Cells (2 × 106) were surface stained as described above. After washing unbound Ab and MHC class I tetramer, the cells were subjected to intracellular staining for Bcl-2 using the CytoFix/Cytoperm kit according to the manufacturer’s instructions (PharMingen, San Diego, CA). For intracellular Bcl-2 staining, FITC-conjugated hamster anti-mouse Bcl-2 Ab (clone 3F11) or its isotype control Ab (hamster IgG) (PharMingen) was used.
Preparation of H-2Db and H-2Ld tetramers
The construction and purification of LdNP118-126, DbGP33-41, DbNP396-404, and DbGP276-86 MHC class I tetramers have been described previously (1).
To determine the level of Bcl-2 expression, we performed flow cytometric analysis using P14 transgenic CD8+ T cells. These CD8 T cells express a transgenic TCR specific for the LCMV epitope GP33-41 and allow a comparison of Ag-specific naive, effector, and memory CD8+ T cells. Fig. 1 shows that naive Ag-specific CD8+ T cells had moderate levels of Bcl-2 that decreased in effector cells isolated 8 days postinfection. In addition to decreased levels of Bcl-2, effector cells contained decreased CD8 expression. The decreases in these molecules do not represent a global decrease in staining as effector cells express increased levels of CD44, CD11a, and CD43 (1B11) and intracellular IFN-γ (data not shown). Memory cells (79 days postinfection) contained higher levels of Bcl-2 than those found in naive or effector cells.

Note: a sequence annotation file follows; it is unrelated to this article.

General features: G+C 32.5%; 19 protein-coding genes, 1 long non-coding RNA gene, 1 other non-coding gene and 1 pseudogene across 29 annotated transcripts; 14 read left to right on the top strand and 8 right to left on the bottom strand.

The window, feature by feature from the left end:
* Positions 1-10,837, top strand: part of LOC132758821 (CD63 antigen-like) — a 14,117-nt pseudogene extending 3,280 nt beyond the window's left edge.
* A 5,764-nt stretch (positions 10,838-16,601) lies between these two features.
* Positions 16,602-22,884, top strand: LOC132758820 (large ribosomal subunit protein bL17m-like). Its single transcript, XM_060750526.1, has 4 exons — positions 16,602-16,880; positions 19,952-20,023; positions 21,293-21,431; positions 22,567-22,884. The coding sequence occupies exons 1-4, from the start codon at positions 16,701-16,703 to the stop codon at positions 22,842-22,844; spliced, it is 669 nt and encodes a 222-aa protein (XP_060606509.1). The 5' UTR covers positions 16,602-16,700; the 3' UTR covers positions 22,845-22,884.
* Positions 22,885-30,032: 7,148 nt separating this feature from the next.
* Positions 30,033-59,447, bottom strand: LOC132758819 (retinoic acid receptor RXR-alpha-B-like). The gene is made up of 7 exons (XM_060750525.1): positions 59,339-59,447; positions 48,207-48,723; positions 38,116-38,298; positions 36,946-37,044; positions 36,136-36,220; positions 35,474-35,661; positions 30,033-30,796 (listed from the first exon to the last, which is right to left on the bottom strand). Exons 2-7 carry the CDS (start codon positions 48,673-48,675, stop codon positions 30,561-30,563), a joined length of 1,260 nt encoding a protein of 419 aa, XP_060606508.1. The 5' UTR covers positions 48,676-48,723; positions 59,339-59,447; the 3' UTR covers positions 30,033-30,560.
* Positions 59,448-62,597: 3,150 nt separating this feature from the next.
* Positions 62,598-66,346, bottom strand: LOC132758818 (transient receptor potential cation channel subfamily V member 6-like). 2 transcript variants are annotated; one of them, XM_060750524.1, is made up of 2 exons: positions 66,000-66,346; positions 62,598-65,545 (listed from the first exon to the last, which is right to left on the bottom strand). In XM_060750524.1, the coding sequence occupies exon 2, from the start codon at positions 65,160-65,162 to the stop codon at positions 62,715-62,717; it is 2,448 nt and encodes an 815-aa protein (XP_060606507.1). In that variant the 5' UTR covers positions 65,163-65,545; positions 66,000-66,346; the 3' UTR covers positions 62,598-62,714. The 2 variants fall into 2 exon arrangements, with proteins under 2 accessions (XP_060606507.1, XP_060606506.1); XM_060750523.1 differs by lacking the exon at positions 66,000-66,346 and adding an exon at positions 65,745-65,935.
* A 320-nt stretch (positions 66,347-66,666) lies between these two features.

In addition to examining Bcl-2 expression in a monoclonal response, we examined it during the CD8 response in BALB/c mice at various times postinfection. Fig. 2,A shows that naive CD8+, LFA-1low T cells expressed a basal level of Bcl-2. Following infection with LCMV, Bcl-2 expression was essentially unchanged in Ag-specific cells at 5 days postinfection. However, at the peak of the response on day 8 postinfection (i.e., peak before the death phase), Bcl-2 levels were clearly lower in the Ag-specific population. These changes were observed in four independent experiments. Bcl-2 levels remained lower in virus-specific CD8 T cells during the death phase (days 8–20). The day 13 time point is shown in Fig. 2,A. Memory cells that survived this death phase expressed higher levels of Bcl-2. Similar increased levels of Bcl-2 protein were observed in Ag-specific memory CD8 T cells isolated from pooled lymph nodes and PBLs (Fig. 2 B).